For each claimed infringement, the amount of the portion used in relation to the copyrighted book as a whole is calculated by dividing the number of pages in the copied excerpt by the number of pages in the book. The parties initially disagree about how many pages are in each book. Plaintiffs contend that the calculation should be based on the number of pages that comprise the text of the book, within the chapters. Defendants contend that the page count should also include material such as the table of contents, acknowledgments, the preface or foreword, an afterword, and indices. In most of the books at issue here, there are several pages that appear before "page 1" of the book. These pages may include a title page, dedications, the copyright information page, the table of contents, acknowledgments, and prefatory remarks (such as a foreword or preface) by the author or editor. These pages are often numbered with lower case roman numerals, also known as romanettes. Often, the first romanette that appears is several pages into the book and does not begin with "i," which indicates that the pages are numbered beginning with the first sheet inside the front cover.

178

The Court agrees with Defendants that the material appearing before and after the chapter text of the book comprises part of the work as a whole. Material such as dedications and acknowledgments are written expression by the author or editor, and introductory remarks included in a foreword or preface are certainly original expression protected by the copyright for the work. In addition, the Court believes the pages in the index should be counted in the total page count; in most of the works, the index is comprised of whole numbered pages, and the decision on what terms to include in the index constitutes copyrightable expression. Thus, for the works at issue here, the Court will accept (with some noted exceptions) the Defendants' contention of the number of pages in each work and will calculate the percent copied based on that page count.

179

Determining what is "the copyrighted work"

180

To calculate the percent amount of the work that was copied by Defendants, it is also necessary to first determine what the excerpt will be measured against. In their post-trial Proposed Findings of Fact and Conclusions of Law filed July 22, 2011 and also in their reply brief filed July 30, 2011, Plaintiffs argue that Defendants' copying of a whole chapter of an edited book amounts to a forbidden 100% taking because each of the chapters has a separate author, each addresses a distinct subject and each was originally conceived as a separate work. Therefore, Plaintiffs argue, it does not matter that the particular chapter comprised only a minuscule portion of the overall book, because Defendants copied 100% of the chapter in question. To win this argument Plaintiffs must contend that under § 107(3) the chapters are "the copyrighted works," not the books. Plaintiffs take their cue for this argument from the Second Circuit's opinion in American Geophysical Union v. Texaco Inc., 60 F.3d 913 (2d Cir. 1994 amended 1995).[39] The Court rejects Plaintiffs' argument because it was raised too late in the proceedings.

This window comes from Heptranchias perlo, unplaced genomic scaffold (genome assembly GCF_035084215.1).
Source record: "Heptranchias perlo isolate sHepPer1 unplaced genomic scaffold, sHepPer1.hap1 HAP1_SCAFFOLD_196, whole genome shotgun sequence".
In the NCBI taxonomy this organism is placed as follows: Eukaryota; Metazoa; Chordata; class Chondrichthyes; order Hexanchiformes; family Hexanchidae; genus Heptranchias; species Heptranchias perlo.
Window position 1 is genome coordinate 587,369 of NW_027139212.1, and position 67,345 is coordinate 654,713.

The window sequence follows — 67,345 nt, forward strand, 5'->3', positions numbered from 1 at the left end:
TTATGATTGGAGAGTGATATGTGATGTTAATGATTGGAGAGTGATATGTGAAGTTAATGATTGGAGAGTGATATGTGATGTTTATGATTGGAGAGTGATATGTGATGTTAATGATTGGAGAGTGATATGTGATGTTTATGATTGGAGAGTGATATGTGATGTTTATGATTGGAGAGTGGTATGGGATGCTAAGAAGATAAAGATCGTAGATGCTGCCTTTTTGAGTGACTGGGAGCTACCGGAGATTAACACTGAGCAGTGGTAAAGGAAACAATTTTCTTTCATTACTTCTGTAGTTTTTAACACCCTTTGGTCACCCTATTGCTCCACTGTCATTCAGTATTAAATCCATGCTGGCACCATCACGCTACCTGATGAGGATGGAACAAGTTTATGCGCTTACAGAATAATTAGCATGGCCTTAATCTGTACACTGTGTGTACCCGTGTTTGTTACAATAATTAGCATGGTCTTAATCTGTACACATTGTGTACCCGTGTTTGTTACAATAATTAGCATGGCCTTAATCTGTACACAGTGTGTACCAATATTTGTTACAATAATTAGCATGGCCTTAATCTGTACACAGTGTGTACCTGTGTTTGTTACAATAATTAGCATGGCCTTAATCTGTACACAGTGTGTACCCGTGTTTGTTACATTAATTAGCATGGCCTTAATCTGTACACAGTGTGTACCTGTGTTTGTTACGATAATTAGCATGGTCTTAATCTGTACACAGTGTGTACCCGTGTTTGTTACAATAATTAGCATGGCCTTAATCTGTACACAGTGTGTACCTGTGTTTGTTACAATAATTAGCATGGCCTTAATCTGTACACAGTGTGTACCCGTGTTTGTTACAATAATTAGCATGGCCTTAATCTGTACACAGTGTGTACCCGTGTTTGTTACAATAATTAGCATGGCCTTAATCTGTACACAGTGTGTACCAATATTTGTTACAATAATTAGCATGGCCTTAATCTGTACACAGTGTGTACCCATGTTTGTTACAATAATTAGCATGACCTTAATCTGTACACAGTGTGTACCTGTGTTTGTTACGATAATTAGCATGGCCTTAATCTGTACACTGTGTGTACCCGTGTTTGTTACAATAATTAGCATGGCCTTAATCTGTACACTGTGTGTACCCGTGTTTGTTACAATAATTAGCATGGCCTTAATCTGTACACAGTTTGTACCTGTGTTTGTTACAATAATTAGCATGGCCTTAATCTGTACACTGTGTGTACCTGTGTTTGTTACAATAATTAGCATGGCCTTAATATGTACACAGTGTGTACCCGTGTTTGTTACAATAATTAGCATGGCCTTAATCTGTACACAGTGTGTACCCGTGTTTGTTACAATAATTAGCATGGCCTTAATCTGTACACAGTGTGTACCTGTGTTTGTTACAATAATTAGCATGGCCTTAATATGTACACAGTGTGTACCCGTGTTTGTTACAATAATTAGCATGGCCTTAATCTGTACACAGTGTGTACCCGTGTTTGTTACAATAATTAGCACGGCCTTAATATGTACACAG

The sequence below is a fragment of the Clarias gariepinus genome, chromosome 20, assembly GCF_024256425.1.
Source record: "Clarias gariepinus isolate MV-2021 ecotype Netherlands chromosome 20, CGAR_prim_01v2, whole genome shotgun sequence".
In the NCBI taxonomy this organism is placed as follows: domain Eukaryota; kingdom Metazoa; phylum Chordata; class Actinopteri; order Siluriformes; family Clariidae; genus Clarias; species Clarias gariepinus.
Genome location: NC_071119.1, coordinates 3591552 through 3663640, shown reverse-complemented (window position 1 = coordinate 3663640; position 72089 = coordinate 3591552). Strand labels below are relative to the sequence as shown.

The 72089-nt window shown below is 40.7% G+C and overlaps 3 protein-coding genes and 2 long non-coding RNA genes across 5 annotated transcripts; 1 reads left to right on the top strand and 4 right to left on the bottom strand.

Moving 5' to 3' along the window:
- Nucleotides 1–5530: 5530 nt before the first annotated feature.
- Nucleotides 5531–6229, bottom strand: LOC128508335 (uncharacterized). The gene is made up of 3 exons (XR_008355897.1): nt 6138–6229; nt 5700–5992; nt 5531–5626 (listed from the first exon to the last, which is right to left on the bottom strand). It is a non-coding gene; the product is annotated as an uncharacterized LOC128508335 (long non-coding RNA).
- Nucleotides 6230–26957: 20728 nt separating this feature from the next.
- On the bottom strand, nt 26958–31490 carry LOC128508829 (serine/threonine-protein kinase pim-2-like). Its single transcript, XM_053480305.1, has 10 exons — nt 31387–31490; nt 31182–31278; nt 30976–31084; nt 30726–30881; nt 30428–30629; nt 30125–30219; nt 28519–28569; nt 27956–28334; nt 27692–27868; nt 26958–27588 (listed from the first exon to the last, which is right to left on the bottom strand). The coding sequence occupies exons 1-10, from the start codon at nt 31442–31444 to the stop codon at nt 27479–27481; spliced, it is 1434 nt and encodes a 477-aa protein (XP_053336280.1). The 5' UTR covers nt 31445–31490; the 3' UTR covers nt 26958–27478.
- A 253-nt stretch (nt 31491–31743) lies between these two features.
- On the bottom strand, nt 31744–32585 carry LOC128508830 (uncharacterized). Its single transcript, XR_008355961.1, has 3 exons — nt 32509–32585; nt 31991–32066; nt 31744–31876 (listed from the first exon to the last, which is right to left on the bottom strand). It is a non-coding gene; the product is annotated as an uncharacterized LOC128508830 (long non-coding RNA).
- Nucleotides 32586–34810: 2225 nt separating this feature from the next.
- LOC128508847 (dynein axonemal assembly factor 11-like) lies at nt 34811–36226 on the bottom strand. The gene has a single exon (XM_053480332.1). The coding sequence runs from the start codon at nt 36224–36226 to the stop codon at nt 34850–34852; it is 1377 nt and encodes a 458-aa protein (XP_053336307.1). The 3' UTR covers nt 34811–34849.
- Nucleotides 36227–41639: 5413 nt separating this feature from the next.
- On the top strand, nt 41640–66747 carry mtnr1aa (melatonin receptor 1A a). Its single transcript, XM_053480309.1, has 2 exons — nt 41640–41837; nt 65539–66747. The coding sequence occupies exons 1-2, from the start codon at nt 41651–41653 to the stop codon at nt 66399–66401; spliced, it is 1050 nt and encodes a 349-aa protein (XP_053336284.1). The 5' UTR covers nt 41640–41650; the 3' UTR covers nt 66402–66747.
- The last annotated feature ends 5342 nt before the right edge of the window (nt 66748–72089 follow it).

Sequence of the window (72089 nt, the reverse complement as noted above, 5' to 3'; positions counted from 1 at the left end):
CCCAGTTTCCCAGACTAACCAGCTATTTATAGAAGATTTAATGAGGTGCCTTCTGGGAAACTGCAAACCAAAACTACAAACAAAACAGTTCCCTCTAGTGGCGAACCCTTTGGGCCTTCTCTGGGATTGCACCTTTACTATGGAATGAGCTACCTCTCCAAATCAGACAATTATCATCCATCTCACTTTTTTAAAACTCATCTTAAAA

181

On August 11, 2010, Plaintiffs were directed to identify each claimed infringement including the name of the copyrighted work [Doc. 226]. They did so on August 20, 2010 [Doc. 228]. In this filing, Plaintiffs identified the copyrighted work at issue as the book from which each chapter was taken. Again, the parties were directed to file an up-to-date list in the spring of 2011, which they did by a joint filing on March 15, 2011 [Doc. 266]. This joint filing identified the copyrighted book as the subject of the infringement claim, and provided the parties' respective statements concerning the percentage of the overall copyrighted book which had been taken. In this joint filing, Plaintiffs again calculated the percentage taken as the amount copied from the total number of pages in the book. Plaintiffs filed pretrial proposed Findings of Fact and Conclusions of Law on May 17, 2011, which again referenced the percentage takings based on the number of pages which had been taken from the total copyrighted work.

182

Plaintiffs' claim concerning the significance of the fact that whole chapters had been copied came up for the first time briefly during the trial, which began on May 17, 2011. However, Joint Exhibit 5, which lists whole books as the copyrighted works, was introduced into evidence at trial by agreement of the parties. It was not until Plaintiffs filed their post-trial Proposed Findings of Fact and Conclusions of Law that Plaintiffs' now-asserted theory was fleshed out. In the Appendix to their Proposed Findings of Fact and Conclusions of Law filed on July 22, 2011 [Doc. 412], Plaintiffs claimed that the taking of whole chapters constituted 100% takings, requiring that the factor three analysis be resolved in their favor. Defendants have objected to this shift, arguing that it creates 56 new claimed infringements which they had not been anticipating.

183